The emergence of male-specific wellness as we now know it stretches back at least a decade. With the launch (and subsequent $1 billion acquisition) of digitally-native subscription company Dollar Shave Club in 2011 coupled with relaxed telemedicine laws and expiring pharmaceutical patents, a new era of direct-to-consumerism was being born. And when Gwyneth Paltrow hit “send” on her first Goop newsletter in 2008, she began helping create a shift in wellness from being an earthy-crunchy niche concept to being a level of mainstream aspiration. Goop launched a men’s content vertical and podcast in May. Being interested in wellness no longer became an issue of preventing illness and protecting health, but a lifestyle predicated on the idea of personal optimization, physical performance (and appearance) and mental acuity through the use of creams, lotions and ingestible supplements.

“What you need in consumer markets is an identity of a target market that is in flux,” said Detlev Zwick, assistant professor in the department of marketing at the Schulich School of Business, at York University in Canada. “The worst kind of consumer market is the one that doesn’t want to change anymore.”

The new male wellness brands communicate that they are in the business of promoting and catering to men who have a desire to look after their appearance and wellbeing. But this new style of marketing has its critics, especially when deemed inauthentic. After all, the brands encourage men to challenge what modern manhood means while still selling products with the idea that flaws in men’s bodies still need to be fixed. In general, while the vast majority of marketers think they’re doing a good job of avoiding gender stereotypes in advertising (76% of female marketers and 88% of male marketers), almost half of consumers feel advertisers are still not getting it right, according to marketing consulting company Kantar.

“Marketers aren’t in the business of radical change,” said Zwick. “What they are interested in is making small differences that appear significant to create a proper positioning [for a brand] that appears interesting.”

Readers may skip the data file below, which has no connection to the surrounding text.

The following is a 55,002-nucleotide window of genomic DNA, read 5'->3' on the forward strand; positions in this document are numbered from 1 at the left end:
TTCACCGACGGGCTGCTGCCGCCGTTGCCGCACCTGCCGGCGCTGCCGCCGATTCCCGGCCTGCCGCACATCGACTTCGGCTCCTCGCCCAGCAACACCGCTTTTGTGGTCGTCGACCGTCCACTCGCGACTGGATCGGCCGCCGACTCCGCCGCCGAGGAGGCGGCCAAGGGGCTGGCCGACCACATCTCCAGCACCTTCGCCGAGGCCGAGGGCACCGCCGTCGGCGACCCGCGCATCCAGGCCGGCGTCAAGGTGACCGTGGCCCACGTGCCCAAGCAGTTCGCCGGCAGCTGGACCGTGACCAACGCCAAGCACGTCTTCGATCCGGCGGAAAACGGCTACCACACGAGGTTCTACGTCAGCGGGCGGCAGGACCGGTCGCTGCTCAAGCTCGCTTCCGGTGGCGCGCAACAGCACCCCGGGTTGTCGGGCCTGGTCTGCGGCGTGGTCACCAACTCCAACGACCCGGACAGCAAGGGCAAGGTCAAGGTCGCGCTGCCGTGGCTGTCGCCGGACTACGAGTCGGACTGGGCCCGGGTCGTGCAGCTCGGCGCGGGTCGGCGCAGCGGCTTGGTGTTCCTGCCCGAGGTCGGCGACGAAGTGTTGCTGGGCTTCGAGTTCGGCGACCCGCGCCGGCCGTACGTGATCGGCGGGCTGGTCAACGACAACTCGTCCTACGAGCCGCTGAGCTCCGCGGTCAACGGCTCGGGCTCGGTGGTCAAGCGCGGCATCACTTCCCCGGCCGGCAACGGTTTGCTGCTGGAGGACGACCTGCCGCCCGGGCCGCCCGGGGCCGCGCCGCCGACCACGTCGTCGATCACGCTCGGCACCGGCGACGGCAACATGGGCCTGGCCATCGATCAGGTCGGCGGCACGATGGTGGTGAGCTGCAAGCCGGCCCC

But there is a new opportunity that presents itself for marketers as the wellness industry continues to mature and evolve, which would challenge existing stereotypes. That opportunity lies in unisex brand positioning, said Kate Ginsburg, vp of media and content marketing for Kantar. She said that while wellness brands are now recognizing that wellness applies to men beyond simply putting something in a grey bottle and labeling it “for men”, she cannot help but wonder when the unisex wellness category will take off. After all, compared to unisex brands, male-skewed brands are valued at $9 billion less, according to her research.

Unisex products are already gaining a foothold in traditional beauty, with new and heritage brands laying the foundation for the same shift to occur in wellness. Fanny Camus-Tournier, head of strategic planning for advertising and public relations firm Ogilvy, also expects unisex wellness to become the new norm for brands and their marketing, and there’s already an inkling of this to come. Ingestible-wellness brand Four Sigmatic, which launched in 2012 and markets to both men and women, earned $61.7 million in 2018, according to industry sources, while fellow unisex ingestible wellness brand The Nue Co. raised a $9 million in Series A funding in June.

“The brands that don’t try to sell a new morality or a new way to live will be the winners in the end,” said Camus-Tournier. “Happiness is not a question of gender, and the more we progress, the less difference there will be between male and female wellness.”